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Material procurement is an important portion of every company's procurement process. Procure high-quality materials, and chances are you'll gain a competitive advantage. Fail to plan properly, and your procurement process will become your biggest weakness.

In this guide, we’ll explain what material procurement is and how it fits into the broader procurement process.

What is material procurement?

Material procurement, or raw material procurement, is the process of selecting, purchasing, invoicing, and paying for raw materials. This project has a huge impact on the success of a project. At this stage, you'll determine which materials you need, the quantities of materials required to complete the project, and the timeline under which the project will be completed.

What are the three types of procurement?

There are three types of procurement, including:

  • Direct: Direct procurement is the sourcing and purchasing of raw materials that directly impact your final product. It includes purchasing machinery, raw material, and other goods playing a central role in creating your final product.
  • Indirect: Indirect procurement refers to sourcing and purchasing of ancillary goods you need to run your business efficiently. For example, office supplies don't directly contribute to your final product but are essential to your business running smoothly.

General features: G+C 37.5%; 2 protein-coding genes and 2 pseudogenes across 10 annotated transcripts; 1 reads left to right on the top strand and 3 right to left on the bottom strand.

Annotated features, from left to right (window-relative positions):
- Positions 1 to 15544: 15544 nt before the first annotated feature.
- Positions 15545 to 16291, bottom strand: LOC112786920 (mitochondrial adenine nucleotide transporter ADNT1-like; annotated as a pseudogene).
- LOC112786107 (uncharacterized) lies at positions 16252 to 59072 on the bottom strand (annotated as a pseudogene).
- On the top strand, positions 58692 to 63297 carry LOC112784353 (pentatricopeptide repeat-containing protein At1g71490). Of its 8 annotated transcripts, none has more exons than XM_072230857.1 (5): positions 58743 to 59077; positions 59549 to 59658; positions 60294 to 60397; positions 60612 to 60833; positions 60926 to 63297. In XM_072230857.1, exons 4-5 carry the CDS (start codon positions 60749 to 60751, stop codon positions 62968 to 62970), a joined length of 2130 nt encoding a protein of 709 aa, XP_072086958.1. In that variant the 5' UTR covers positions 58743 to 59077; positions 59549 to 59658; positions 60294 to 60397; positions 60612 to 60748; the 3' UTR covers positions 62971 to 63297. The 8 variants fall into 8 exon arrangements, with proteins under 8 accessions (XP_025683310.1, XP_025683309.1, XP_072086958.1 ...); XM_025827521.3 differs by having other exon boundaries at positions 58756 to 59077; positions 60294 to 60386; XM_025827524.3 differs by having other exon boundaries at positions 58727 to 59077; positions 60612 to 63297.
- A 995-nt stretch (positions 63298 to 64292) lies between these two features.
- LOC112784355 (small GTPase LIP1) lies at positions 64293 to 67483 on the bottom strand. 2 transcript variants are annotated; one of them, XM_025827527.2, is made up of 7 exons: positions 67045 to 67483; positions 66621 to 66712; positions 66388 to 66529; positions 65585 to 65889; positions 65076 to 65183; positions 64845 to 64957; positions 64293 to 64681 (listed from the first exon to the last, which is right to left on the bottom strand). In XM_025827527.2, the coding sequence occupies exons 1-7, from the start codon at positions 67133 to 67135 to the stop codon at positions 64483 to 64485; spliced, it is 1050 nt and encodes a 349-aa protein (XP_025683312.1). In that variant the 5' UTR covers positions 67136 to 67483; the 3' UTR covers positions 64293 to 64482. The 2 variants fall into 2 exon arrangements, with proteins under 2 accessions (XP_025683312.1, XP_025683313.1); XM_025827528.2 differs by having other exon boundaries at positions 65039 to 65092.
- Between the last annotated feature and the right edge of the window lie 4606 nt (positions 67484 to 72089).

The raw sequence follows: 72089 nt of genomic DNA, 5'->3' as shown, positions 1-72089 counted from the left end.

• Services: Services procurement refers to sourcing and purchasing software, external consultants, or any other service that helps you run your business. For example, hiring a marketing agency to manage a short-term campaign is an instance of service procurement.

Why is material procurement important?

Material procurement ensures that your business has the raw goods you need to develop products, drive innovation, and stay within your budget while doing so. A strong material procurement process gives you the following advantages:

  • A high-quality product that delights customers
  • Sustainable profit margins
  • Supportive business relationships with high-quality material suppliers
  • The ability to address changes in demand and supply efficiently
  • An end-to-end view of your sourcing supply chain

Is material procurement the same as purchasing?

Material procurement and purchasing describe two different tasks. Purchasing is a step in the procurement process, while procurement involves more functions, including: